When inerrancy is truly evil

Now the glory of the God of Israel had gone up from the cherub on which it rested to the threshold of the house. The Lord called to the man clothed in linen, who had the writing case at his side; and said to him, “Go through the city, through Jerusalem, and put a mark on the foreheads of those who sigh and groan over all the abominations that are committed in it.”

To the others he said in my hearing, “Pass through the city after him, and kill; your eye shall not spare, and you shall show no pity. Cut down old men, young men and young women, little children and women, but touch no one who has the mark. And begin at my sanctuary.” So they began with the elders who were in front of the house. Then he said to them, “Defile the house, and fill the courts with the slain. Go!” So they went out and killed in the city. While they were killing, and I was left alone, I fell prostrate on my face and cried out, “Ah Lord God! will you destroy all who remain of Israel as you pour out your wrath upon Jerusalem?” He said to me, “The guilt of the house of Israel and Judah is exceedingly great; the land is full of bloodshed and the city full of perversity; for they say, ‘The Lord has forsaken the land, and the Lord does not see.’ As for me, my eye will not spare, nor will I have pity, but I will bring down their deeds upon their heads.” Then the man clothed in linen, with the writing case at his side, brought back word, saying, “I have done as you commanded me.”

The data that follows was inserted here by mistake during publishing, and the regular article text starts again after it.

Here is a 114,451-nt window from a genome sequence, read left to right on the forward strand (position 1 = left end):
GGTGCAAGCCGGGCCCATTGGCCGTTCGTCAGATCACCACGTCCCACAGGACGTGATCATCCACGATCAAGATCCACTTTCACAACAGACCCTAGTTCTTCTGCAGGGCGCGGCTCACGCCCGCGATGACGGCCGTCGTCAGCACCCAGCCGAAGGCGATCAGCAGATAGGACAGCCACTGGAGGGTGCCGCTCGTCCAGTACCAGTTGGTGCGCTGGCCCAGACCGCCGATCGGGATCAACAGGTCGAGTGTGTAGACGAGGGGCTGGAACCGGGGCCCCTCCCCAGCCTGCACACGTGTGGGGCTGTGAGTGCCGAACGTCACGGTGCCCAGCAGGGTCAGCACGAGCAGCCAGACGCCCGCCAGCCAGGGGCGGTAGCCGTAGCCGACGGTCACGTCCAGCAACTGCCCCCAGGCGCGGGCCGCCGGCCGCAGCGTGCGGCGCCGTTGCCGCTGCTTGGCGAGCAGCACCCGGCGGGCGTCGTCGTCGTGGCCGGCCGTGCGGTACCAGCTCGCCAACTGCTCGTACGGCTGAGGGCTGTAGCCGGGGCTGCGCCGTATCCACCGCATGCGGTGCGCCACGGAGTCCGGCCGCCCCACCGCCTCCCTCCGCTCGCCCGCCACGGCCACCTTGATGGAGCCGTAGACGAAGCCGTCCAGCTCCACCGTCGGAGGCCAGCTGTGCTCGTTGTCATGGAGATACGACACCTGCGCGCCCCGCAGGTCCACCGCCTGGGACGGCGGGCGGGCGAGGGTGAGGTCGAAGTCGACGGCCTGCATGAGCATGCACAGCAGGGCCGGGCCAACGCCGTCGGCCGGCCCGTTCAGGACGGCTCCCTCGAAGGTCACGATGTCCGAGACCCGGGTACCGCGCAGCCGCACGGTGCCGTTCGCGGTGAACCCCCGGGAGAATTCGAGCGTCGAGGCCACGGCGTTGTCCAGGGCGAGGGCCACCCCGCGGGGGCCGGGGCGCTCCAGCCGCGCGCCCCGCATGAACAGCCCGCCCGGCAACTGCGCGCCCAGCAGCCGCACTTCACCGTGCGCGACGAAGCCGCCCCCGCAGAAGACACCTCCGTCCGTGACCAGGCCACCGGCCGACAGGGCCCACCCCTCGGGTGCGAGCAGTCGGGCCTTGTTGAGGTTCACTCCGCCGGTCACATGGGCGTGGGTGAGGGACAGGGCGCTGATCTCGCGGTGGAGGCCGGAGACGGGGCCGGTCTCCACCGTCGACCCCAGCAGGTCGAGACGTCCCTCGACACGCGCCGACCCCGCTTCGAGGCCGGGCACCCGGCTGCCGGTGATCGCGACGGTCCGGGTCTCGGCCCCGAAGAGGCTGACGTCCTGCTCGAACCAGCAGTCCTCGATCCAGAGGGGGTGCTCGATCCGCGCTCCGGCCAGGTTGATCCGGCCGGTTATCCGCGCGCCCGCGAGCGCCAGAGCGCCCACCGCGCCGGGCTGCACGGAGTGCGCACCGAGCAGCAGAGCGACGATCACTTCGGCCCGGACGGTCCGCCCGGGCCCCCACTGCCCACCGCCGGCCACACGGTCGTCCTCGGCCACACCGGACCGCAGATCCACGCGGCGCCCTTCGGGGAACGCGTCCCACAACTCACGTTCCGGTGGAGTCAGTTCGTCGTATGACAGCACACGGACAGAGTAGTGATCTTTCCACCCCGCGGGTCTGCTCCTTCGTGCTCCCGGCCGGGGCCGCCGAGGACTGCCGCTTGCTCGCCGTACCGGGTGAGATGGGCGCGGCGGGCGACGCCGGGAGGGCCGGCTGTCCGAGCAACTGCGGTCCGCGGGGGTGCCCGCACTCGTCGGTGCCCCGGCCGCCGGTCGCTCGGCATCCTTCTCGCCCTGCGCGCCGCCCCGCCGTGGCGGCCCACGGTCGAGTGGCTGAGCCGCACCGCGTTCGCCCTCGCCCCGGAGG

Ezekiel 9.3-11

That was the wise old prophet Ezekiel speaking to Judah. Here’s the most influential prophet speaking to this generation of Calvinists:

Please note that at the time I took this screenshot, fifteen other people had followed the Piped Piper of Bethlehem waaaay out of the bounds of the real world.

If you want to know why I think inerrancy and Piper’s Reformed theology, particularly in tandem, are not merely trifling misunderstandings, see Exhibit A.

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